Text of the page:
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     Volume 5 Issue 93 | May 5, 2006|

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Straight Talk

Everyone say 'Cheese'

Nadia Kabir Barb

Have you ever noticed how a smile can make you feel better? At least in my case whenever someone smiles at me I find myself smiling back and regardless of what frame of mind I might have been in, I end up in a better mood. I have often been accused of smiling at people and chatting to them for no apparent reason but I just think that if I am in a shop, at the station or anywhere for that matter, it does not cost me anything to smile at the person who is assisting me nor does it take much effort to participate in a conversation however inane it might be. "Enjoy the rest of your day" is probably something the person may say to all his or her customers but a reply along the lines of "You too" accompanied with a smile is so much nicer than a grunt! My belief is that one little smile goes a long way. It is like a chain reaction or a domino effect -- if someone smiles at you then you are more likely to smile at the next person you see and voila before you know it you have started a whole smile revolution going!

I think generally speaking, those who smile more frequently come across as more approachable and friendly people. I mean if you were on the streets of a completely foreign location and you wanted to get directions, would you go for Passer-by A who had a scowl on their face or Passer-by B who smiled at you while you looked around frantically for a sign you could read. The obvious choice would be B as instinctively we feel that they would be more likely to stop and help us. I know you are wondering what exactly it is that that I am trying to say. It is simple; I think people should smile more. In fact why stop at smiling -- I think people should laugh more. It really does make the world a much nicer place to be in.

Readers' Digest was a staple diet in our household when I was growing up and I still recall spending hours pouring over its pages. One of my favourite sections used to be 'Laughter is the Best Medicine.' It always managed to put a smile on my face and on many occasions I would even catch myself laughing out loud. Last night my husband and I were out for dinner with some friends and I think I laughed so much my cheeks and stomach were aching by the end of the evening. Laughing is almost like a release of pent up energy and you feel great after having had a good laugh. The reason for this is that laughter triggers the release of endorphins, the body's natural painkillers, and produces a general sense of well-being.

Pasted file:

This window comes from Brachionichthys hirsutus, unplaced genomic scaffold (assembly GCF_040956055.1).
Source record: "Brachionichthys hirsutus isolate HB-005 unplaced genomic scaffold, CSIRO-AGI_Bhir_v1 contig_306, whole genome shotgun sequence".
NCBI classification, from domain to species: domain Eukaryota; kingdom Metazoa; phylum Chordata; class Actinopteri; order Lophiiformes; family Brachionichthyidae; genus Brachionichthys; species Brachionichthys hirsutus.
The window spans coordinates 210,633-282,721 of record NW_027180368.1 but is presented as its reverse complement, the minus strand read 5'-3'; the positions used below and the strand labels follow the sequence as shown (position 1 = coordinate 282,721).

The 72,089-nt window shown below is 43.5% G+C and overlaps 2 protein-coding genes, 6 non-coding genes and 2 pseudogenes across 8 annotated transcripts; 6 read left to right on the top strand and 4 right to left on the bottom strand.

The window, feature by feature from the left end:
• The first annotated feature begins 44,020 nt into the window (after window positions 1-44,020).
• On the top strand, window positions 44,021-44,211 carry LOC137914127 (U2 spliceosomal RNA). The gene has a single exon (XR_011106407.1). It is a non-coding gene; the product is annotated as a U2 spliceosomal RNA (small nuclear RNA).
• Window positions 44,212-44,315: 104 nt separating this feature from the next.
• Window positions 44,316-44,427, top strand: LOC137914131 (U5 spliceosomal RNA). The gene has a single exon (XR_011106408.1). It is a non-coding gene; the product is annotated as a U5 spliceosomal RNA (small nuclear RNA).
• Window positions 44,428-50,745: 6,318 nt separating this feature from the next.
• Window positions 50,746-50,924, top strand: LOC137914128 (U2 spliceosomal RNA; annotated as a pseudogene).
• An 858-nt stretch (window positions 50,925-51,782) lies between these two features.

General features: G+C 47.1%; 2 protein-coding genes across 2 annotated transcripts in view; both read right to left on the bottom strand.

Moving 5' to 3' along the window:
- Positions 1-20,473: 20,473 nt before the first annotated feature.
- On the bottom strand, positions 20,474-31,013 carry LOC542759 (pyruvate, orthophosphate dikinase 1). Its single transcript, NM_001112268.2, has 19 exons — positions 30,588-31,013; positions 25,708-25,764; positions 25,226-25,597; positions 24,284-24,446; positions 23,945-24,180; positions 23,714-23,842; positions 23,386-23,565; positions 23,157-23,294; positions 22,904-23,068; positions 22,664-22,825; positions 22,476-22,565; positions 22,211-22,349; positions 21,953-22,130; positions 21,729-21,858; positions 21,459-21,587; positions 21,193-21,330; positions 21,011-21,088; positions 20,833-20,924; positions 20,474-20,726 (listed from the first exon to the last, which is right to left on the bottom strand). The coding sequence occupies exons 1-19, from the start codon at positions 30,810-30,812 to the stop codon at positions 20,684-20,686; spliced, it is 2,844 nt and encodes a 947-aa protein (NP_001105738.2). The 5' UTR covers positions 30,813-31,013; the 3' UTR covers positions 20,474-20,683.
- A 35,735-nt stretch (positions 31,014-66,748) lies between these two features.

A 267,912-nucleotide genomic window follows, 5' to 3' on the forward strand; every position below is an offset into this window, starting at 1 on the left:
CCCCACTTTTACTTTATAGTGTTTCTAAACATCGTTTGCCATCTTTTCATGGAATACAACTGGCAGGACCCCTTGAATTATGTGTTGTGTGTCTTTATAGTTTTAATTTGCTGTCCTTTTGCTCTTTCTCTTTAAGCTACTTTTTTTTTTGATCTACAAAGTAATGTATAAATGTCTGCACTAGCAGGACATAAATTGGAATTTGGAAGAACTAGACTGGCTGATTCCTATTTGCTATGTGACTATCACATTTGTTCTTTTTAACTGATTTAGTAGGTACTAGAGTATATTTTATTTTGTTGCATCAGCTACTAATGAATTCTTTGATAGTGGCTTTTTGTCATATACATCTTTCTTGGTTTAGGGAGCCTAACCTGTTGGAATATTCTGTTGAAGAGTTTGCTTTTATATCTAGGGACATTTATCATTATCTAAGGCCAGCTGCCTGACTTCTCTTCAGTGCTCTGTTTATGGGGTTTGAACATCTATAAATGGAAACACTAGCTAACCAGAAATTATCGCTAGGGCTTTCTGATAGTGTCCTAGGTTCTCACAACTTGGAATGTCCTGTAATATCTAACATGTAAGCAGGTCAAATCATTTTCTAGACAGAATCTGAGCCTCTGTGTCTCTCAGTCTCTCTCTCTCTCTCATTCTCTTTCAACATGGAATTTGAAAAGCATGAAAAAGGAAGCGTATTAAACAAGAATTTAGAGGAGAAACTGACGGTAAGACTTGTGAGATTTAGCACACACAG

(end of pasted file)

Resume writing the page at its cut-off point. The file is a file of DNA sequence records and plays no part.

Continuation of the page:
According to Steve Wilson, MA, CSP, a psychologist and laugh therapist. "Infants laugh almost from birth," and "people who are born blind and deaf still laugh. So we know it's not a learned behaviour. Humans are hardwired for laughter." If you think about it no one has to teach you to laugh in the same way that we learn to speak or read or write. It seems to come instinctively to humans. Nor do we need to be told when to laugh and it is very hard to laugh on call and seems to be a spontaneous outburst.

Although we may think that humans are the only species capable of laughter, evidence suggests that apes seem to laugh in a manner of speaking. 'They make a distinctive open-mouthed 'play face' and pant rapidly'. However we are probably the only animals who express laughter with a "ha ha" noise! I think laughing is also a social function as we tend to laugh more when we are in company. Unless you happen to be reading something amusing or watching something on television it is not an activity we indulge in by ourselves.

I always like to think that sometimes it is the ability to smile and laugh that gets us through difficult times. If you can smile at the world regardless of circumstances then you can overcome most adversities. Laughter can offer us a way to vent our negative emotions, and provide us a way to cope with difficult or stressful situations.

In March 1995 Dr Madan Kataria and his wife Madhuri came up with the idea of laughing for no reason (obviously my kind of people) and experimented with it in their local park in Mumbai, India. They called it Laughter Yoga and it seems to have become quite a success and now there are laughter clubs not just in other parts of the country but all over the world. Repressed negative emotions, such as resentment, fear, and grief can cause biochemical changes in our bodies that can create a harmful effect and therefore being able to laugh with friends or family or even in laughter clubs can improve our over-all mental health.

One of the nicest sounds I can think of is the sound of my children giggling or laughing. It is infectious and I cannot help smiling when I hear them. Then again when you hear a great big belly laugh it is totally contagious and can be hard not to reciprocate. Did you know that the average adult laughs approximately 17 times per day? So if you think you have not met your daily quota of laughter then you had better get a move on. This is meant especially for all of you laughter misers out there. It is World Laughter day on the 7th of May and I hope that you will try and fulfil your share of laughing and smiling. Try it as an experiment and see how many people smile back at you when you smile at them. Smile at your driver when he opens the door for you, the peon in your office, the other parents at you child's school or just the other members of your family. You never know you might just enjoy it…

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